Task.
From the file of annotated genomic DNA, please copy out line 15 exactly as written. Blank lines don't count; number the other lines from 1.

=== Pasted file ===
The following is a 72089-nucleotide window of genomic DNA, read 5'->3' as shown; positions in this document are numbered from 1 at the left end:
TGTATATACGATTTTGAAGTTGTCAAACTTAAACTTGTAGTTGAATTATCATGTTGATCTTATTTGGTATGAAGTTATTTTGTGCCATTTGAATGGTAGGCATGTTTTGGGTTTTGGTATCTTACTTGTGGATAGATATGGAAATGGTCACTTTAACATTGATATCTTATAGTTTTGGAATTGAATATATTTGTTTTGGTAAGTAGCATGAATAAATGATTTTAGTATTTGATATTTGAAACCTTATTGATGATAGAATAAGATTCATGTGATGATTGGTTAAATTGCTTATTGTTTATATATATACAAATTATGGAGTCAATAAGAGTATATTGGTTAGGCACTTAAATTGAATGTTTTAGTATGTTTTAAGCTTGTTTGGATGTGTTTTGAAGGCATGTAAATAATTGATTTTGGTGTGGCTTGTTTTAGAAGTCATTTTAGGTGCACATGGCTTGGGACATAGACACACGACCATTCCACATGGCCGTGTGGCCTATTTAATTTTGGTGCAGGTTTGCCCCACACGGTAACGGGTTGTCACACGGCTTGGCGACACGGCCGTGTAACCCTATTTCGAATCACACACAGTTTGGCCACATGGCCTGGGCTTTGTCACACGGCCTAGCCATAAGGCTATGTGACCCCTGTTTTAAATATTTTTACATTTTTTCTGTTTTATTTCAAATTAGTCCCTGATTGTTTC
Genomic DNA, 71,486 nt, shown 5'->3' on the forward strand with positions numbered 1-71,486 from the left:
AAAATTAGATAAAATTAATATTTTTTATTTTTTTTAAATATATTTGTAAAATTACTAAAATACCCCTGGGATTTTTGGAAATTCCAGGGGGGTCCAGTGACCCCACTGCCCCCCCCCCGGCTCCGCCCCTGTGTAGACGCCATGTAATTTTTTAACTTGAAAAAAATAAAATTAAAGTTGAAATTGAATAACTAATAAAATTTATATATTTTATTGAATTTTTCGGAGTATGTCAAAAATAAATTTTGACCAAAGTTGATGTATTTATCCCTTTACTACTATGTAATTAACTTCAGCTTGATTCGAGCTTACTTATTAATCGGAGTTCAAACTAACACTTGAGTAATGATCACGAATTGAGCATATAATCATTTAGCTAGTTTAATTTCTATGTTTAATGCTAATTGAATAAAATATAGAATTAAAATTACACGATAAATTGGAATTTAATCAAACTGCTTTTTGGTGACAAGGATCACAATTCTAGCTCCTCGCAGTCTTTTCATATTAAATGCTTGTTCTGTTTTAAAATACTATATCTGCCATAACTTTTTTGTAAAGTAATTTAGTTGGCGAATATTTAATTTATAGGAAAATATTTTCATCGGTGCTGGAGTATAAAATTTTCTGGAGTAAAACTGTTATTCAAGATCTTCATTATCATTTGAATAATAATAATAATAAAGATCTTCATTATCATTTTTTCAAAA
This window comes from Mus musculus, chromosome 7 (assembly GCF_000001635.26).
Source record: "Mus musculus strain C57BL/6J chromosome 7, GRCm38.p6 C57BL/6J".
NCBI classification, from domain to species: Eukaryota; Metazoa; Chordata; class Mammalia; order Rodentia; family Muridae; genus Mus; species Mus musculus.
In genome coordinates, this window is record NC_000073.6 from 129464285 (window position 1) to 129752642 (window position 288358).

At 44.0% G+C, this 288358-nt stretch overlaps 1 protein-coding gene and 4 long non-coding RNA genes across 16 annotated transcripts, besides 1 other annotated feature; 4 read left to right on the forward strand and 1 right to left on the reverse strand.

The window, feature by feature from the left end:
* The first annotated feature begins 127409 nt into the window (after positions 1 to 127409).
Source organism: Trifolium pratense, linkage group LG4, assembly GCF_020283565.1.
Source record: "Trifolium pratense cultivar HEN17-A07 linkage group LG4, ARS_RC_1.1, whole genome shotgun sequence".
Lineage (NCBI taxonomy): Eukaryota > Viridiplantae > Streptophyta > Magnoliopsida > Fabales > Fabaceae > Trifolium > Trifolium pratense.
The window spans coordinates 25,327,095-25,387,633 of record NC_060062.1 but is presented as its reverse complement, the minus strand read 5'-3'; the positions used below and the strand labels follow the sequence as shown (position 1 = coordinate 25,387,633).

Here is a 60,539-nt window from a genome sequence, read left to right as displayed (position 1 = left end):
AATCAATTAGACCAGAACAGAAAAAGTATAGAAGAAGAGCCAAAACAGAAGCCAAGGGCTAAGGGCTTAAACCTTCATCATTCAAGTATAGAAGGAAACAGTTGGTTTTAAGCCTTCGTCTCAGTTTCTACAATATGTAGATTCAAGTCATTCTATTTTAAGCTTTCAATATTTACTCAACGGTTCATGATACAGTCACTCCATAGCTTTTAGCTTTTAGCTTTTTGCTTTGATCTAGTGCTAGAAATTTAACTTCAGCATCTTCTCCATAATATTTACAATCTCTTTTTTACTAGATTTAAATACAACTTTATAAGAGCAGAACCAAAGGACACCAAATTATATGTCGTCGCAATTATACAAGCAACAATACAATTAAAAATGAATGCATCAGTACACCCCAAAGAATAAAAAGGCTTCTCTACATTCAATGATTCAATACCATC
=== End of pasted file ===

The window spans coordinates 25,327,095-25,387,633 of record NC_060062.1 but is presented as its reverse complement, the minus strand read 5'-3'; the positions used below and the strand labels follow the sequence as shown (position 1 = coordinate 25,387,633).